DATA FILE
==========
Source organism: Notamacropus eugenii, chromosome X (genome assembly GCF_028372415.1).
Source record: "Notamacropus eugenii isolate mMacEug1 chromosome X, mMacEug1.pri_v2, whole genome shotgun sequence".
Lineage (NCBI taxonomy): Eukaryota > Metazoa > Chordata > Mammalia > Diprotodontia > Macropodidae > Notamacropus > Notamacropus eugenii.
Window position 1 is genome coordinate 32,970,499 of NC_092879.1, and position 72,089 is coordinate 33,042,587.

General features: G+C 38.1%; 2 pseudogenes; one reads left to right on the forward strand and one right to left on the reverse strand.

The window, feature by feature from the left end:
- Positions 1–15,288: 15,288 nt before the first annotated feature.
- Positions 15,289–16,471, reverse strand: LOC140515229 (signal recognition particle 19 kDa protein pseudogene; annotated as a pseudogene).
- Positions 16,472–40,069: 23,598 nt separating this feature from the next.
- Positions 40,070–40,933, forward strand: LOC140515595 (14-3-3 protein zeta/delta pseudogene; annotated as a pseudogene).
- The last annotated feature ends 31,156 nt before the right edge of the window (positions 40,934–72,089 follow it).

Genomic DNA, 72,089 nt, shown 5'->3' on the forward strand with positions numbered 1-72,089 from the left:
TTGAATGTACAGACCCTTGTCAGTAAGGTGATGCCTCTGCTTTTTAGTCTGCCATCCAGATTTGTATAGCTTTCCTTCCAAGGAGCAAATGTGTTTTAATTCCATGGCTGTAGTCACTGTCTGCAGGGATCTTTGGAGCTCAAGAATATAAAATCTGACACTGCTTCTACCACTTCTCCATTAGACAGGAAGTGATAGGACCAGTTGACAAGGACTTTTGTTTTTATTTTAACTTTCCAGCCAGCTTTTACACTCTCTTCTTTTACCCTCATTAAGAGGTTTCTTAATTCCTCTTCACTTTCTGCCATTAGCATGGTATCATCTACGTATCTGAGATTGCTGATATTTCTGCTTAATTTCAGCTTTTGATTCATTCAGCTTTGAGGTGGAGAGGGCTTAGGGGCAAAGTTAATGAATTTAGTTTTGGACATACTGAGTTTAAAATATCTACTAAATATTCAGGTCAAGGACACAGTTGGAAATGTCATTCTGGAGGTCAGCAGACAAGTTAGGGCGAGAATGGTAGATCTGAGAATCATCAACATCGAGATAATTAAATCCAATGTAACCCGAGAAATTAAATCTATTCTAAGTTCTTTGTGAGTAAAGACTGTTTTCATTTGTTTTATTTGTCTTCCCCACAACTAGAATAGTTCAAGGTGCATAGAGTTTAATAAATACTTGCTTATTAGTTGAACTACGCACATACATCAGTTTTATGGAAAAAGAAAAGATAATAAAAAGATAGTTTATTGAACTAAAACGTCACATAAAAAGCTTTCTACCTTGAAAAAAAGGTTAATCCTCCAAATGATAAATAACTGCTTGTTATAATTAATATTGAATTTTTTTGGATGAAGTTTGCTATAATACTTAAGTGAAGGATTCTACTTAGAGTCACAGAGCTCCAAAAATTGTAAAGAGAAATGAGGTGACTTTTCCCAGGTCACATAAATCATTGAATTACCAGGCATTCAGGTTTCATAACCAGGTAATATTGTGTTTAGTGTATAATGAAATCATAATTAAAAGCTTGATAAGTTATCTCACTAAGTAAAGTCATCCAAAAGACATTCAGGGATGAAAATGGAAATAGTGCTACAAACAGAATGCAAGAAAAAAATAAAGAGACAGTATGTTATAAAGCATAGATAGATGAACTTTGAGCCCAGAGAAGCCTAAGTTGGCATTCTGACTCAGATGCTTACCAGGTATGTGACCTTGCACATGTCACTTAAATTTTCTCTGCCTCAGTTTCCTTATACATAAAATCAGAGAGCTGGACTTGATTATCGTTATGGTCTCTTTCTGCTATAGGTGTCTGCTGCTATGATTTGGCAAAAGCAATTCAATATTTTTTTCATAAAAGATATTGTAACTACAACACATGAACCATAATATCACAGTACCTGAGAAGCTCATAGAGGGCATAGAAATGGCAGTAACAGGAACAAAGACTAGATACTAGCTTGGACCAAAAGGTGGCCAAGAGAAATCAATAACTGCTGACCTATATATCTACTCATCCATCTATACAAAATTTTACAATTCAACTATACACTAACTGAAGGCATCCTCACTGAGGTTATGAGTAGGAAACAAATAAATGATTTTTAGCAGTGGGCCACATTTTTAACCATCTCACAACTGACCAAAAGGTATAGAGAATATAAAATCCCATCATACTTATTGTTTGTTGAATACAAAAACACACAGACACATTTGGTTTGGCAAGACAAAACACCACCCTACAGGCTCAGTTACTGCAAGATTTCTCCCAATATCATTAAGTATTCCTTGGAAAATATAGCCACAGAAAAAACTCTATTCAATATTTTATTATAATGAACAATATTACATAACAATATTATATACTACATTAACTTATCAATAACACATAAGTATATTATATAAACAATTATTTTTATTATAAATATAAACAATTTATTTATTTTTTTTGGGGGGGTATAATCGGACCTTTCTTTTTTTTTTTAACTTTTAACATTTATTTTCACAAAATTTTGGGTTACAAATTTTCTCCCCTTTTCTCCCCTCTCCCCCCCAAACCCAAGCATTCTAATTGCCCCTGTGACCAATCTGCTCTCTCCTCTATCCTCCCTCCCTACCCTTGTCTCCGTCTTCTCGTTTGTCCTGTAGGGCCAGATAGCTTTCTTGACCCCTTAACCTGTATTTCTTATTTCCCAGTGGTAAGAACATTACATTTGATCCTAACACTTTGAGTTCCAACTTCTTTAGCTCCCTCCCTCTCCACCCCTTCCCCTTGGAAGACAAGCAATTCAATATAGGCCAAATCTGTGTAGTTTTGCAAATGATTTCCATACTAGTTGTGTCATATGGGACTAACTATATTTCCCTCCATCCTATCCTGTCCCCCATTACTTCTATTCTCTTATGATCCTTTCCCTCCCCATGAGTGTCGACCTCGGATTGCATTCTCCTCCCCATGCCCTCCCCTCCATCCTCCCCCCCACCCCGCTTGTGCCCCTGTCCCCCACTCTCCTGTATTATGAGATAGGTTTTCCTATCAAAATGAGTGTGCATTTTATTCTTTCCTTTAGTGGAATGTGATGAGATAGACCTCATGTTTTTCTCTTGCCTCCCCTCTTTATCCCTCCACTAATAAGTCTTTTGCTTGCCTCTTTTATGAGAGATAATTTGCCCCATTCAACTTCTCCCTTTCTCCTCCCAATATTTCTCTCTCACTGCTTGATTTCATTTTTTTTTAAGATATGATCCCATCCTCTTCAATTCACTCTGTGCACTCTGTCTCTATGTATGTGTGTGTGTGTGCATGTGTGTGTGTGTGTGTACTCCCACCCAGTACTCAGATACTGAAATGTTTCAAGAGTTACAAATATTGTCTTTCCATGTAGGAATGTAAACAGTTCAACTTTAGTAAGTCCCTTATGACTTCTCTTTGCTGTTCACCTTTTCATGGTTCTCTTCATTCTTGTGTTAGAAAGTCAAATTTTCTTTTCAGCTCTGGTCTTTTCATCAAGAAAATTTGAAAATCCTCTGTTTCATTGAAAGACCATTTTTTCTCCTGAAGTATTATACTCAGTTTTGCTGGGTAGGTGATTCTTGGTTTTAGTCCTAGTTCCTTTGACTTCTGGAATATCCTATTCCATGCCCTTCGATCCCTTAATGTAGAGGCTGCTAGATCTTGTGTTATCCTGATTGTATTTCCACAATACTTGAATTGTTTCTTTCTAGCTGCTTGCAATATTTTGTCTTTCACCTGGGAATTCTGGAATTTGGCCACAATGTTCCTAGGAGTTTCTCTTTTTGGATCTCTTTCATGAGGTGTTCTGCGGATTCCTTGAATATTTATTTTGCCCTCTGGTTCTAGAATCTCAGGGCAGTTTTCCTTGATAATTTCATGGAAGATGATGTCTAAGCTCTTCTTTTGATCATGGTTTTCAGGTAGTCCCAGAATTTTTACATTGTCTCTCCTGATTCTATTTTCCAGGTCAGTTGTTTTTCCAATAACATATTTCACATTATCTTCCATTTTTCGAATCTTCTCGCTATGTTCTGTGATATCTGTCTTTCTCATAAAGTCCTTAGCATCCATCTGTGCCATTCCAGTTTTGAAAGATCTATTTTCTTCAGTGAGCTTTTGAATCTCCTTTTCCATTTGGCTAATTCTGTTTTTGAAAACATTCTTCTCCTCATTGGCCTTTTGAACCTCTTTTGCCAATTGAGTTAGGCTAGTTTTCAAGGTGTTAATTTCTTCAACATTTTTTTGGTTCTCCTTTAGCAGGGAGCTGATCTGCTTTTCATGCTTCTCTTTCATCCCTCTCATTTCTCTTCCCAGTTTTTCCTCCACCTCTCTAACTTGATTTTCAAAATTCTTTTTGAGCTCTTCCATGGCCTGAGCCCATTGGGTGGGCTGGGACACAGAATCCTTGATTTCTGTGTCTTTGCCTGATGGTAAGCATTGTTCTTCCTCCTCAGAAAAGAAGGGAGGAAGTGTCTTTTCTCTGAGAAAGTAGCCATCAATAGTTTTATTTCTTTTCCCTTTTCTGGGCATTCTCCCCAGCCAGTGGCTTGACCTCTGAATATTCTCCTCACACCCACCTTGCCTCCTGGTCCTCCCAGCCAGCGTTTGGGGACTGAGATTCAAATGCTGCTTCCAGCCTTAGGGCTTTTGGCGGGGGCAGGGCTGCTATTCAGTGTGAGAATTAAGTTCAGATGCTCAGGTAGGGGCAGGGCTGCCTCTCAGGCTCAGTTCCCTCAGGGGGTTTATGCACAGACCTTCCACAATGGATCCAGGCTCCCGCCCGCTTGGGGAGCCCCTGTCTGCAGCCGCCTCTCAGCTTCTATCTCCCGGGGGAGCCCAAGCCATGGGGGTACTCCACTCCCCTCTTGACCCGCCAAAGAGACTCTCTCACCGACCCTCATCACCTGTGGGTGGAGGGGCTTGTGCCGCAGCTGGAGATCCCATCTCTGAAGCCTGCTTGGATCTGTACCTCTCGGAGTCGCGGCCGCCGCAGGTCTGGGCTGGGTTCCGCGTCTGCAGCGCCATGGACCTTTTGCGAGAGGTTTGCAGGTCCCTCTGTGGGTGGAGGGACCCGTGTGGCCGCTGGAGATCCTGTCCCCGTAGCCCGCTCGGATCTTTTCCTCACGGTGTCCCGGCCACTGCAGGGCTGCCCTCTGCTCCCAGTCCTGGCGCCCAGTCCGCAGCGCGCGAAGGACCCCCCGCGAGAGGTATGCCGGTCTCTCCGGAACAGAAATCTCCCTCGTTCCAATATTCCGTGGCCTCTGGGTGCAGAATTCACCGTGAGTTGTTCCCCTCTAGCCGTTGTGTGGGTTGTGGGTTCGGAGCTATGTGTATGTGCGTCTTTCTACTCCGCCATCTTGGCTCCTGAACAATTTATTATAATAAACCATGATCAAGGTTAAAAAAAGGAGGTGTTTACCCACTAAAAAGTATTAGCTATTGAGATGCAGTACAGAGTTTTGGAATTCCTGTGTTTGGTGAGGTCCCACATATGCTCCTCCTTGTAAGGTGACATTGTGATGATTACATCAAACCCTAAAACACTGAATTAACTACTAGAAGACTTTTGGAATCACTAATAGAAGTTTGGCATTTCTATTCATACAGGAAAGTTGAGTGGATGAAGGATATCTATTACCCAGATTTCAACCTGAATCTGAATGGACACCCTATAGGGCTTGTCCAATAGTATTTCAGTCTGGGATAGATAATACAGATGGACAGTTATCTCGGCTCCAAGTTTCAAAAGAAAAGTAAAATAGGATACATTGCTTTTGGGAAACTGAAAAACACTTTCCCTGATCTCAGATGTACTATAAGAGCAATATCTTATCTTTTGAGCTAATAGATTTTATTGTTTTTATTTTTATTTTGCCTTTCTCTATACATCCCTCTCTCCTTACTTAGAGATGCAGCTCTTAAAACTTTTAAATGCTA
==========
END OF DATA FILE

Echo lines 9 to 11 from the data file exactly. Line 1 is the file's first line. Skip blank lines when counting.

- Positions 16,472–40,069: 23,598 nt separating this feature from the next.
- Positions 40,070–40,933, forward strand: LOC140515595 (14-3-3 protein zeta/delta pseudogene; annotated as a pseudogene).
- The last annotated feature ends 31,156 nt before the right edge of the window (positions 40,934–72,089 follow it).